ChatGPT: Chinese apps remove chatbot as global AI race heats up
Several popular Chinese apps have closed access to ChatGPT, An artificial intelligence chatbot that has taken the world by storm despite major Chinese tech companies seeking to develop their own.
ChatGPT, developed by US research lab OpenAI, is not officially available in China, but several apps on Chinese social media platform WeChat have previously allowed access to the chatbot without using a VPN or a foreign mobile number.
Now those doors seem to be closed. Earlier this week, the ChatGPRobot and AIGC Chat Robot apps said their programs were suspended due to “violation of relevant laws and regulations,” without specifying which laws.
Two other apps, ChatgptAiAi and Chat AI Conversation, said their ChatGPT services went down due to “relevant business and policy changes.”
The Shenlan BL app was even more vague, citing “various reasons” for the outage.
While it’s unclear what caused these closures, there are other signs that China may be messing with ChatGPT. On Monday, state media released a video arguing that the chatbot could be used by US authorities to “spread disinformation and manipulate public opinion”, pointing to his responses about Xinjiang as alleged evidence of bias.
Asked about Xinjiang, ChatGPT describes the Chinese government’s alleged human rights abuses against ethnic minorities in the far western region, including mass detentions and forced labor. Beijing has repeatedly denied these allegations, claiming that the detention camps are “vocational education and training centers” that have since been dismantled.
Other recent state media articles have been critical and skeptical of ChatGPT, with China Daily saying its rise highlights the need to “strict rules“.
Shares of several Chinese tech companies tumbled on Thursday after news spread that WeChat apps had removed ChatGPT services. Shares of Beijing Haitian Ruisheng Science Technology, which develops and manufactures AI data processing products, closed down 8.4%.
Meanwhile, Hanwang Technology and Beijing Deep Glint Technology, developers of AI products and services, closed down 10% and 5.5%, respectively.
ChatGPT burst onto the scene in December and quickly went viral for its ability to provide long, detailed—if sometimes inaccurate—answers to questions and clues.
Since its release, the tool has been used to write articles for at least one news outlet prepared by abstracts of scientific works which deceived some scientists and even passed the graduate law and business exams (albeit low ratings).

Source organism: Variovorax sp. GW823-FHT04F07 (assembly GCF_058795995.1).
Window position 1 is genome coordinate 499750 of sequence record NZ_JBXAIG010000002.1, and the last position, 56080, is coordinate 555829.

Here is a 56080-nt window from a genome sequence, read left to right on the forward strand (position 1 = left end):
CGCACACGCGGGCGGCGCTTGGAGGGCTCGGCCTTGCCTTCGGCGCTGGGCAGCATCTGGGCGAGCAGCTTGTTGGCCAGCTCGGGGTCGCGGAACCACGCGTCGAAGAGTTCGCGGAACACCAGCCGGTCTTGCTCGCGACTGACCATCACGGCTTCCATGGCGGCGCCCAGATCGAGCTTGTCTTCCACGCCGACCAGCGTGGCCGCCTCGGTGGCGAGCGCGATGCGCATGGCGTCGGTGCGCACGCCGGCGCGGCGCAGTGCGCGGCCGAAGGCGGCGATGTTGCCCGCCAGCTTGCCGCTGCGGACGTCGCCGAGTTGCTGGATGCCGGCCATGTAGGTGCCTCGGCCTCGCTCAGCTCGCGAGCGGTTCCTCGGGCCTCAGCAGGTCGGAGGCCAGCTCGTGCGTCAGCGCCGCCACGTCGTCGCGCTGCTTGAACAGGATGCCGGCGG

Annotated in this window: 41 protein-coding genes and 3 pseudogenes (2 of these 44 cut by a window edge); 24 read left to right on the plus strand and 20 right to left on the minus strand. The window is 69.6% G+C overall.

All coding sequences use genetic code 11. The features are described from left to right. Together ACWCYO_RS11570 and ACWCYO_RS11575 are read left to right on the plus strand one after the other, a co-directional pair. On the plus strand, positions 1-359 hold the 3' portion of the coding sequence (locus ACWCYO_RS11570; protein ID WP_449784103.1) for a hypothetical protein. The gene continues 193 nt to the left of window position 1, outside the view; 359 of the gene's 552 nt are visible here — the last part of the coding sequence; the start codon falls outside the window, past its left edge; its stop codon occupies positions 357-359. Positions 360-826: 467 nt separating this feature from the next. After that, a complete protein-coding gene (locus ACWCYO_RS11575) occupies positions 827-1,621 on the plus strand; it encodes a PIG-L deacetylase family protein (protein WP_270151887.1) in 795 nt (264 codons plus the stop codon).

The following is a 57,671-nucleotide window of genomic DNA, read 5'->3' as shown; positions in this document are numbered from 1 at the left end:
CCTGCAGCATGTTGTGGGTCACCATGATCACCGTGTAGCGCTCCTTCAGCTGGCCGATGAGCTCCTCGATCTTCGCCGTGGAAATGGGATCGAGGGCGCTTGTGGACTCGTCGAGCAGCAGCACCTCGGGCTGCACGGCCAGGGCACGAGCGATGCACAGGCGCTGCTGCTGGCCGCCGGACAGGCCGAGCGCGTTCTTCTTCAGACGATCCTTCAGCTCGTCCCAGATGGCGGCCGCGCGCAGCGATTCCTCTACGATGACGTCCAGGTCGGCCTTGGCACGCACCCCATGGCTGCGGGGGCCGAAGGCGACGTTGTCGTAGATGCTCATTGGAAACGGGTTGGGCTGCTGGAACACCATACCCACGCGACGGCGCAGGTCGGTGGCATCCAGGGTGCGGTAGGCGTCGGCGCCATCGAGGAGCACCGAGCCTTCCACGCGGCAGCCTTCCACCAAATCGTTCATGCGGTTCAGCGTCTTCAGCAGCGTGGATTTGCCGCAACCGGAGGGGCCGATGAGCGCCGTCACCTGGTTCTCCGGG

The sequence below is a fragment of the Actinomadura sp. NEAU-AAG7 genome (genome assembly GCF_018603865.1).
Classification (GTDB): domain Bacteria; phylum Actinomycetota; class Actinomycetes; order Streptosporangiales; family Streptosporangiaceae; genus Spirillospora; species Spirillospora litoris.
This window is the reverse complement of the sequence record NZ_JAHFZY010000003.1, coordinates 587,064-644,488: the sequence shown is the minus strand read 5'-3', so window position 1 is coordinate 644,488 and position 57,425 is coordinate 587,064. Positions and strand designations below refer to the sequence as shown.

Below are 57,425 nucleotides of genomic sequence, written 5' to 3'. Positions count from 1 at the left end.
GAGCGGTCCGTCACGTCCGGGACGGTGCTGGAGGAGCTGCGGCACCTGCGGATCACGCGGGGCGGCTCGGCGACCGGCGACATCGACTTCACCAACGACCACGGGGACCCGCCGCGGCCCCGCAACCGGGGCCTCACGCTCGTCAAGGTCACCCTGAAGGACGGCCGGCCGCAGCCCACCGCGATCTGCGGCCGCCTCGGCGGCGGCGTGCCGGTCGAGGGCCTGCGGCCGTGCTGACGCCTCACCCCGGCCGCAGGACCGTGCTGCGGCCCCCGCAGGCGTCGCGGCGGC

It also raised concerns about its unknown long-term effects, such as its effect on education and students’ ability to cheat on assignments.
Despite these concerns, the success of ChatGPT has spurred global AI race.
Microsoft plans to invest billions in the San Francisco-based OpenAI and unveiled its AI-powered chatbot Bing last week, though it made headlines for being darker, sometimes unsettling conversation. Earlier this month, Google announced that it would soon be releasing Bard, its own answer to ChatGPT.
The Chinese government has previously tried to restrict major Western websites and apps such as Google, Facebook and Amazon, resulting in accusations from some from digital protectionism.
In the absence of foreign competition in the domestic market, Chinese tech companies have since grown into major international players, many of which are now shifting their efforts to AI.
At the beginning of February Chinese Hippo Alibaba said he was testing his own ChatGPT-style tool, although he didn’t give details on when it would be launched.
Developed by a team at Fudan University of China. their own version called MOSS, which went viral instantly, causing the platform to crash this week due to too many users.
And on Wednesday tech giant Baidu announced that its artificial intelligence chatbot ERNIE Bot, which is scheduled to be released in March, will be used on various platforms such as a search engine, a voice assistant for smart devices, and even autonomous driving technology.
The implementation will “create a new entry point for the next generation Internet,” Baidu CEO Robin Li said in an earnings report, adding that the company expects “more and more business owners and entrepreneurs to create their own models and applications on the basis of our artificial intelligence.” Cloud.”